Any person may seek contribution from any other person who is liable or potentially liable under § 9607(a) of this title, during or following any civil action . . . under § 9607(a) of this title . . . . Nothing in this subsection shall diminish the right of any person to bring an action for contribution in the absence of a civil action under . . . § 9607 of this title.
42 U.S.C. § 9613(f) (emphasis added). The first quoted sentence plainly states that a contribution action may be brought during a § 107(a) action, such as the one brought by Plaintiff Clear Lake Properties against Rockwell in this case. The second quoted sentence plainly states that a party does not even have to wait to be sued in a direct action before bringing a contribution action under § 113(f). Therefore, the statute clearly allows Rockwell to bring a contribution action pursuant § 113(f) at this time. Furthermore, the only effect of postponement would be to require this Court to try the exact same issues of liability, damages and apportionment in a second, separate action. This Court does not have the luxury of trying cases more than once. Accordingly, PASI's Motion for Judgment on the Pleadings as to Rockwell's § 113 claims isDENIED.
Summary judgment is appropriate if there is no genuine issue as to any material fact and the moving party is entitled to a judgment as a matter of law. FED. R. CIV. P. 56. Rule 56(e) requires that when a motion for summary judgment is made, the nonmoving party must set forth set forth specific facts showing that there is a genuine issue for trial. Id.; See Anderson v. Liberty Lobby, Inc., 477 U.S. 242, 250, 106 S. Ct. 2505, 2510, 91 L. Ed. 2d 202 (1986). The mere existence of some alleged factual dispute between the parties will not defeat an otherwise properly supported motion for summary judgment. Only disputes over facts that might affect the outcome of the lawsuit under governing law will preclude the entry of summary judgment. Anderson, 477 U.S. at 247-48, 106 S. Ct. at 2510. If the evidence is such that a reasonable fact-finder could find in favor of the nonmoving party, summary judgment should not be granted. Id.; see also Matsushita Elec. Indus. Co. v. Zenith Radio Corp., 475 U.S. 574, 587, 106 S. Ct. 1348, 1356, 89 L. Ed. 2d 538 (1986).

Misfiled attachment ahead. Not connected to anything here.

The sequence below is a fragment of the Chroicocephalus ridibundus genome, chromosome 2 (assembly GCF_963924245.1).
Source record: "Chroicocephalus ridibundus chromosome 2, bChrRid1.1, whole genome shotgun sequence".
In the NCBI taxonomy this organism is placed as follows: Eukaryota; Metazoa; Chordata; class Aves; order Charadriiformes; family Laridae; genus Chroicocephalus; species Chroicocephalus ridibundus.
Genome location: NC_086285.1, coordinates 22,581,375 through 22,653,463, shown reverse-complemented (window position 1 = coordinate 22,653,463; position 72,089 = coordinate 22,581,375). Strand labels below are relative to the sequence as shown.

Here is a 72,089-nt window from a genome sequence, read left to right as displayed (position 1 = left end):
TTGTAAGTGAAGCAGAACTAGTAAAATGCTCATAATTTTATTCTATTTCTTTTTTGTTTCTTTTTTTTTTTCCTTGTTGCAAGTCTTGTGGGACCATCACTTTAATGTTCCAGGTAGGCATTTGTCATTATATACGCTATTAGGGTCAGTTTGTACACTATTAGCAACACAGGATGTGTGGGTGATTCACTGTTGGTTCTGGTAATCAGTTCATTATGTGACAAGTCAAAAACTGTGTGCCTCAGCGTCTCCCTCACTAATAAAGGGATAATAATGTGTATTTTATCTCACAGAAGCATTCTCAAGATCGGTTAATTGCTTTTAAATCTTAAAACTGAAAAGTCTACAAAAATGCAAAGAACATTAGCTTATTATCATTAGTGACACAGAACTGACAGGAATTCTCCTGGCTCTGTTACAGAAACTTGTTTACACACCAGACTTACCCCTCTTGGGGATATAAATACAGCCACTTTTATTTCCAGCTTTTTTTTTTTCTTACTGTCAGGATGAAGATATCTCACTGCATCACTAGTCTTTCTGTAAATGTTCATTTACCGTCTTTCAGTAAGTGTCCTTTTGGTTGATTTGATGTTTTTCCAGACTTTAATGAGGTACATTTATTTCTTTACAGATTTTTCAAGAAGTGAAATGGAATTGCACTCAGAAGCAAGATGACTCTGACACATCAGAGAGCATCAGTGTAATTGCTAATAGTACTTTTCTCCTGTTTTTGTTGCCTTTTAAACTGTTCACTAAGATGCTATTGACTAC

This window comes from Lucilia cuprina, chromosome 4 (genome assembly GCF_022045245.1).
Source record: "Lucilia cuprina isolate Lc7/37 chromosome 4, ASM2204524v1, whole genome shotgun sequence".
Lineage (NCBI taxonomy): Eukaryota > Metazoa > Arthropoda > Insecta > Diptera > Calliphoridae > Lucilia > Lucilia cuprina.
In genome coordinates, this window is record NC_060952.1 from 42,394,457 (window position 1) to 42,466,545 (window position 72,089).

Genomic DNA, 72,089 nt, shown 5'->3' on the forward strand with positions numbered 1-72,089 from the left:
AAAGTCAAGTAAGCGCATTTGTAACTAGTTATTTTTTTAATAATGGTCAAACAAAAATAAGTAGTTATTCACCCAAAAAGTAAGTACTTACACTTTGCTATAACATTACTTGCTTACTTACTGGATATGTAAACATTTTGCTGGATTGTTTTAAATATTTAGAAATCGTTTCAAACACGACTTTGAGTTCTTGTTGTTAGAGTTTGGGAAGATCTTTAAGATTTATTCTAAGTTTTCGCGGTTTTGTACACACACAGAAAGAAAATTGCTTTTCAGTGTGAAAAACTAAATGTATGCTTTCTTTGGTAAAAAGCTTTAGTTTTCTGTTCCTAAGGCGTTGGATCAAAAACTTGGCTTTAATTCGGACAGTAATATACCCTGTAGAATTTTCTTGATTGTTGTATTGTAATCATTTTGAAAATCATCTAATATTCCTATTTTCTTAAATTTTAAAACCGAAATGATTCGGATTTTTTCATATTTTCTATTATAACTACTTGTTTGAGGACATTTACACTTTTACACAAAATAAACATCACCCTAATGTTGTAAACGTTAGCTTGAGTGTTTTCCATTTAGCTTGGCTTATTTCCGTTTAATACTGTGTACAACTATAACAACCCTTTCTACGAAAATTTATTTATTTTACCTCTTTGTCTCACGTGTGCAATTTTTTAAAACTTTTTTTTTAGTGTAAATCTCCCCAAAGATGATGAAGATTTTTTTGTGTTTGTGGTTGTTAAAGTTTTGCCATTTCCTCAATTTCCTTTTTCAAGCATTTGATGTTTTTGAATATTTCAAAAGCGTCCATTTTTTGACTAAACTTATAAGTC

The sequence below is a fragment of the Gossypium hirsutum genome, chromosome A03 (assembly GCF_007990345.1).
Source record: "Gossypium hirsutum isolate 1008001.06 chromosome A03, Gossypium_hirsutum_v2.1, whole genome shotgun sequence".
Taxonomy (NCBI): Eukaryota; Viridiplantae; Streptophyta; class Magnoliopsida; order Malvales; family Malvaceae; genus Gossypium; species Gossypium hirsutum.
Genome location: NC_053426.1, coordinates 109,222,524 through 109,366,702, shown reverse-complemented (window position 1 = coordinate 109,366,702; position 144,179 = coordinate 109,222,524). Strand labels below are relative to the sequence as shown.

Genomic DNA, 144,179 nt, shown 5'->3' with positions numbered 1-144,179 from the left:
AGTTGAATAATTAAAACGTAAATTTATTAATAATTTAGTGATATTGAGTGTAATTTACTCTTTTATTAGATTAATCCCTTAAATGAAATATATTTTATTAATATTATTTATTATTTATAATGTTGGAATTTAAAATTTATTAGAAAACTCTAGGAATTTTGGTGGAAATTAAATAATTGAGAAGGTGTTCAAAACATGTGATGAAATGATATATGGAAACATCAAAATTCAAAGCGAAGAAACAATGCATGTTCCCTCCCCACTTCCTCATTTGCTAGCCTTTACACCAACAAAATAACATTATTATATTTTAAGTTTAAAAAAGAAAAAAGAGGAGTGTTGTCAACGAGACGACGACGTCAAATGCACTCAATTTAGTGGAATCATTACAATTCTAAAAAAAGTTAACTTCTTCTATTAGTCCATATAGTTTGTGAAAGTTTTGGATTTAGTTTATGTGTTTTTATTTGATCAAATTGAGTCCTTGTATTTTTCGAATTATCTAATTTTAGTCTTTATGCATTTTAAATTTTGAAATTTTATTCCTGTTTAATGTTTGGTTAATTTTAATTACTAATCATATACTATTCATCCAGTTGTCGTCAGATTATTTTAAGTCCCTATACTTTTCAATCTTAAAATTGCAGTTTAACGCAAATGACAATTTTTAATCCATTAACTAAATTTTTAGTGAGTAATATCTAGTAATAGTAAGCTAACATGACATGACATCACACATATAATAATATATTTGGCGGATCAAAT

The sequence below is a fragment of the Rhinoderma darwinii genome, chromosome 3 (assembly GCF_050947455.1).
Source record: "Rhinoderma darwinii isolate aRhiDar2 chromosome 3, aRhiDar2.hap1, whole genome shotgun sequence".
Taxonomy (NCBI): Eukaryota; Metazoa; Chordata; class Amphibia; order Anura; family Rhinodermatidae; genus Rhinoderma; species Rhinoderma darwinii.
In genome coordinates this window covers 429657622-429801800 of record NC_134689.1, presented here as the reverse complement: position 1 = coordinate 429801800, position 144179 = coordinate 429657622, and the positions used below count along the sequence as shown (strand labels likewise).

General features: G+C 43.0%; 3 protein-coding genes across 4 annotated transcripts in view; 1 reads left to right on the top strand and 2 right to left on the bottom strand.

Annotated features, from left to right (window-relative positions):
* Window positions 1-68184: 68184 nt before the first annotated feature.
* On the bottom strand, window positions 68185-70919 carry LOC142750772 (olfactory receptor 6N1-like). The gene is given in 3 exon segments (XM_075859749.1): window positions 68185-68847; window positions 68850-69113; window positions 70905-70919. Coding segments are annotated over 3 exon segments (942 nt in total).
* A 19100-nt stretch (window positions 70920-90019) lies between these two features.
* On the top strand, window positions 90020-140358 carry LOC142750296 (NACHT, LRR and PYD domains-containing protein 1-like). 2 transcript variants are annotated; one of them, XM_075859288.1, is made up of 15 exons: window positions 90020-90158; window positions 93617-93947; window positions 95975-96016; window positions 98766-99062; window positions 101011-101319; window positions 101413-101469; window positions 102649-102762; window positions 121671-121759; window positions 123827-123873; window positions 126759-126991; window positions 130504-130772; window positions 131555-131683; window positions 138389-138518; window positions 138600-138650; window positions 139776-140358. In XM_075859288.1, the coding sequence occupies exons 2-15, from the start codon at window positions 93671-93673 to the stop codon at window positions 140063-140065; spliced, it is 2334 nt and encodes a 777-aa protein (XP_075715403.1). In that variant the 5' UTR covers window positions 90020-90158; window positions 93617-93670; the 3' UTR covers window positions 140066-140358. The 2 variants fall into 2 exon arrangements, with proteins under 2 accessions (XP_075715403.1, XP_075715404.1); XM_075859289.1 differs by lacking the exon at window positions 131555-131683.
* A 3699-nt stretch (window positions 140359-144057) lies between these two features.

To establish a prima facie case of liability for contribution under CERCLA a plaintiff must prove: (1) that the site in question is a "facility" as defined in § 101(9); (2) that the defendant is a responsible person under § 107(a); (3) that a release or threatened release of a hazardous substance has occurred; and (4) that the release or threatened release has caused the plaintiff to incur response costs. Amoco Oil v. Borden, Inc., 889 F.2d 664, 668 (5th Cir.1989).4 If the plaintiff establishes each of these elements and the defendant is unable to establish the applicability of one of the defenses listed in § 107(b),5 the plaintiff is entitled to summary judgment on the issue of liability. Id. This is true even where the amount of appropriate damages is in dispute. Id. It is undisputed that a release of a hazardous substance has occurred which has caused Rockwell to incur response costs. The question of liability in this action hinges on whether the properties in question fall under the statutory definition [27 ELR 21166] of a "facility" and whether PASI is a responsible party within the meaning of CERCLA.
CERCLA broadly defines a "facility" as:
(A) any building, structure, installation, equipment, pipe or pipeline . . ., well, pit, pond, lagoon, impoundment, ditch, landfill, storage container, motor vehicle, rolling stock, or aircraft, or (B) any site or area where a hazardous substance has been deposited, stored, disposed of, or placed, or otherwise become located . . . .